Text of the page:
Join us for Embodied Meaning
a FREE one-hour Introduction to our course in Effoert Theory for Directors, Choreographers, Actors, and Dancers!
Exploring and embodying a character doesn’t need to feel like you have been personally exposed to the rehearsal room every time you run a scene.
It doesn’t have to excavate your personal history in order to generate authenticity and emotional resonance.
It doesn’t need to be a frustrating game of translation between performer and director in order to find common ground.
Embodied Menaing Intro is a one-hour online preview class open to anyone interested in learning more about this course or how Laban’s Effort Theory can be applied to Directing, Choreography, Dramaturgy, and more.This is a chance to dip your toes into the deep well of information that is Laban’s Effort Theory, particularly as applied to Theater. Taught by sought-after LIMS faculty member and Theater Director/Choreographer Alexandra Beller.
During this 60-minute virtual introduction class, you will learn some key ideas of using EFFORT THEORY to create characters, develop your range of expression, deepen your functionality in both movement and vocal dynamics and support a safer, healthier environment in the rehearsal and performance realms.
Enter your name and below to reserve your spot in one of our upcoming Intro to Embodied Meaning workshops with Alexandra Beller.
You will get a link to sign on for a one-hour session that will cover:
You will get a link to sign on for a one-hour session. This class will provide an overview of the course Embodied Menaing, with games, tools and tips being offered in this Intro class. We will also answer any questions you may have about the course itself, starting May 1.
Alexandra will include discussion, review, movement and Q and A time.
Alexandra holds a BFA/Dance (University of MI), MFA/Dance (University of WI at Milwaukee), and CMA (Certified Movement Analyst) in Laban Movement Studies (LIMS). She is on faculty at Princeton University, Laban/Bartenieff Institute of Movement Studies, and guest teaches nationally and internationally. She has been actively teaching both private and group Bartenieff Fundamentals classes for 7 years. Previous bodywork training includes Massage Therapy, Gyrotonics, and Breathwork.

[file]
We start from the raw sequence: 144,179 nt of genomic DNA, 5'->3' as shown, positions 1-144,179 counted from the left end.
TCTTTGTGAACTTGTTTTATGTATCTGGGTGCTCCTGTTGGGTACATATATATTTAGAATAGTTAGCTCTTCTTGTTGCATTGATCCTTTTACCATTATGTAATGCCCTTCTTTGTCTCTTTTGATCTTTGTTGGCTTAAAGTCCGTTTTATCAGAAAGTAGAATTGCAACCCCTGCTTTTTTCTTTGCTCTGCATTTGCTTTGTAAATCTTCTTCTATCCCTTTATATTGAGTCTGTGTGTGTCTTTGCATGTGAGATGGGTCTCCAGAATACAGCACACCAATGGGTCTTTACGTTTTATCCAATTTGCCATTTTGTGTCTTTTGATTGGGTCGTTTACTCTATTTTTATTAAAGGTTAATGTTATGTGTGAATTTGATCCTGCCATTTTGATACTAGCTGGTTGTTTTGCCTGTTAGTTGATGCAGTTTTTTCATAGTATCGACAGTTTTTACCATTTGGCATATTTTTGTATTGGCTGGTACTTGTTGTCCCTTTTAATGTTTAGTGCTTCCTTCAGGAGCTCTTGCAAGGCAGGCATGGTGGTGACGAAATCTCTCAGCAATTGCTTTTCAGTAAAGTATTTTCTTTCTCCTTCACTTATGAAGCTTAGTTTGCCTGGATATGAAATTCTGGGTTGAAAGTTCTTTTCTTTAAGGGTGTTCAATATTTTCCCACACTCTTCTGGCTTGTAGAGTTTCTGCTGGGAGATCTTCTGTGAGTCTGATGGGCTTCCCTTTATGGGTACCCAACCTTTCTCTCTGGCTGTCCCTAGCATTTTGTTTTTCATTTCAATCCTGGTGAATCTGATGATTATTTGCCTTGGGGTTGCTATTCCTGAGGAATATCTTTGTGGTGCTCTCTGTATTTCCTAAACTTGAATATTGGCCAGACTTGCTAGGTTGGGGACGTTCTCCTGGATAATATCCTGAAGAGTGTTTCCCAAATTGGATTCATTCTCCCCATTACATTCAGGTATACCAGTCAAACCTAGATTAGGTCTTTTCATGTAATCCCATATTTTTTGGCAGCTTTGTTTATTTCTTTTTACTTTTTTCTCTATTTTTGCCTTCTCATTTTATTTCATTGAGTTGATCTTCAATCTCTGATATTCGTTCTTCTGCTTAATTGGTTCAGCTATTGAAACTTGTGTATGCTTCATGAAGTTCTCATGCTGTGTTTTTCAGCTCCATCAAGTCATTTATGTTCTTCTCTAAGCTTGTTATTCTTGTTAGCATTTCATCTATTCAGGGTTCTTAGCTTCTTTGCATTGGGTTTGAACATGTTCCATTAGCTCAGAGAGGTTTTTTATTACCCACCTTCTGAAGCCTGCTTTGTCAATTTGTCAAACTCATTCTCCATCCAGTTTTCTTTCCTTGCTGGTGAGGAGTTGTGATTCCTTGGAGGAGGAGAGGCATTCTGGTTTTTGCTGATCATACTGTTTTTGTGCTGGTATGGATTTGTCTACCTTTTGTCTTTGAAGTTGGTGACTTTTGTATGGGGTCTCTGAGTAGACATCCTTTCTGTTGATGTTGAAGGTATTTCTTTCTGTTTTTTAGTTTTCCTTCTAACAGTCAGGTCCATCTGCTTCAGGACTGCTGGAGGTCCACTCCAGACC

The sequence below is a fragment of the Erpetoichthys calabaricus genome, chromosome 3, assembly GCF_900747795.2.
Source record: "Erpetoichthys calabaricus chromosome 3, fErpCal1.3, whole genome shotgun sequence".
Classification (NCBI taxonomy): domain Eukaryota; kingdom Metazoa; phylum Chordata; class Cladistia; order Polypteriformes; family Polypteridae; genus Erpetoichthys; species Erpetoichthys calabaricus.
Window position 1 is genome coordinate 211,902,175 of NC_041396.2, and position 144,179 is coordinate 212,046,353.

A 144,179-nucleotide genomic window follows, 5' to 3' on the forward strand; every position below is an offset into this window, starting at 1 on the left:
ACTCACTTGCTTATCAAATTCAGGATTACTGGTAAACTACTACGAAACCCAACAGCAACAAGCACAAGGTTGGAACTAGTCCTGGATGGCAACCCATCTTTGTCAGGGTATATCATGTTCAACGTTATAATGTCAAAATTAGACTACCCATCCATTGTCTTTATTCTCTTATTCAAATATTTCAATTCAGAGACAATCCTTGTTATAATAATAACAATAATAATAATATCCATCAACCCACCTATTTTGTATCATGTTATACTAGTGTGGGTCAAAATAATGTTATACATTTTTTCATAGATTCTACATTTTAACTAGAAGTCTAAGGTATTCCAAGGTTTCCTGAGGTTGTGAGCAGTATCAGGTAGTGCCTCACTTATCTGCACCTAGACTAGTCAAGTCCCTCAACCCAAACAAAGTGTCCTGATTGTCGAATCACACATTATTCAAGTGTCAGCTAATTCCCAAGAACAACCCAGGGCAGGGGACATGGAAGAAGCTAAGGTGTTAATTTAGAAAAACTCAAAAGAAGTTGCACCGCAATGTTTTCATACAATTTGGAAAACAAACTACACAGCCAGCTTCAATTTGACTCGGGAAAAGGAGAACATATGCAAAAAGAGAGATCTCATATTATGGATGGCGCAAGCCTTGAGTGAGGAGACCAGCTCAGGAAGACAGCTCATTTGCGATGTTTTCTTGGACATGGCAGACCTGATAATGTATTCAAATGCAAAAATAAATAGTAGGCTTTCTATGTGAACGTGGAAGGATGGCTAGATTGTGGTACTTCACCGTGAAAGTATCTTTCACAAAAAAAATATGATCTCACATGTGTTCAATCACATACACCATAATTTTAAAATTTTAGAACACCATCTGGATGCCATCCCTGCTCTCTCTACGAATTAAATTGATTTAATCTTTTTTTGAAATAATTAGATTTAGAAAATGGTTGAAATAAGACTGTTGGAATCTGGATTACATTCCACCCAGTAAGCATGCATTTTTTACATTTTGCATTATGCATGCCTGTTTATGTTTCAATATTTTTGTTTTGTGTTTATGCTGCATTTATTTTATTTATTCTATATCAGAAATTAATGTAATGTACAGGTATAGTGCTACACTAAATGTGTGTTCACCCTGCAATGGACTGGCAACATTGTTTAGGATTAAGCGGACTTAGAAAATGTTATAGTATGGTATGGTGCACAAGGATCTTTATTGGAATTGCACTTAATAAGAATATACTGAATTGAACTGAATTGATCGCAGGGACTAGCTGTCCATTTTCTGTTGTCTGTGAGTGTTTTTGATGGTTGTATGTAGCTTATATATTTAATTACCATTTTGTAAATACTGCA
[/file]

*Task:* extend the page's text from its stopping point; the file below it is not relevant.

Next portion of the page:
Alexandra is also a Choreographer and Director for Theater, and has worked on numerous Off Broadway and regional shows as a Movement Director and Choreographer. She is the Artistic Director of Alexandra Beller/Dances, a company that produces workshops in Somatics, Creative Process, and Performance and Praxispace, an artistic community.
Q: What if I’m not a dancer?
A: You absolutely do not need to identify as a dancer to do this work. This is about YOUR body, in whatever state, with whatever limitations, training, and history it has. This is about YOU, not some ideal we are aspiring towards. While you can use this material in dance, you can also use it in facial expression, vocal dynamics, screenwriting, script analysis, and everyday conversations. You can use this to negotiate with your boss, to do homework with you kid, to clean your house more efficiently.
Q: If I learn this as a director, but my performers don’t know the system, how can it be useful?
A: The language is very simple. In the end, you can use the words, or make up new ones, to bring the actor towards quickness, or binding. The hard part is seeing it, and that is what this course will teach.
Q: I have a process I already use. I don’t want to give it up, but I am curious about this. Is it going to conflict with what I already do?
A: This will not conflict with any other system. All we are doing is organizing what already happens inside human function and expression so that you can make clearer and more conscious choices. It will only fold in and serve what you are doing, or become its own process for you. It may, however, make your current practices feel easier, less freighted, and more inclusive.
“Learning Laban’s Effort Theory from Alexandra Beller has profoundly changed my practice as a director and educator. Sharing the language of Laban with my staff, performers, and students has provided the tools to create safe, artistic, educational, and collaborative environments. Beforethis course,, I often struggled with how to empower, rather than manipulate, performers into the choices that best serve the production. Sharing the language of Laban provides everyone in the room with the tools to communicate succinctly and clearly about the qualities of the work, separated from the performer. This not only ensures a safe and non-violent atmosphere but also empowers artists with the tools to communicate effectively in future collaborative spaces.”
-Megan Doyle, Director of Theatre, 92nd St Y
More about Embodied Meaning, the full course HERE.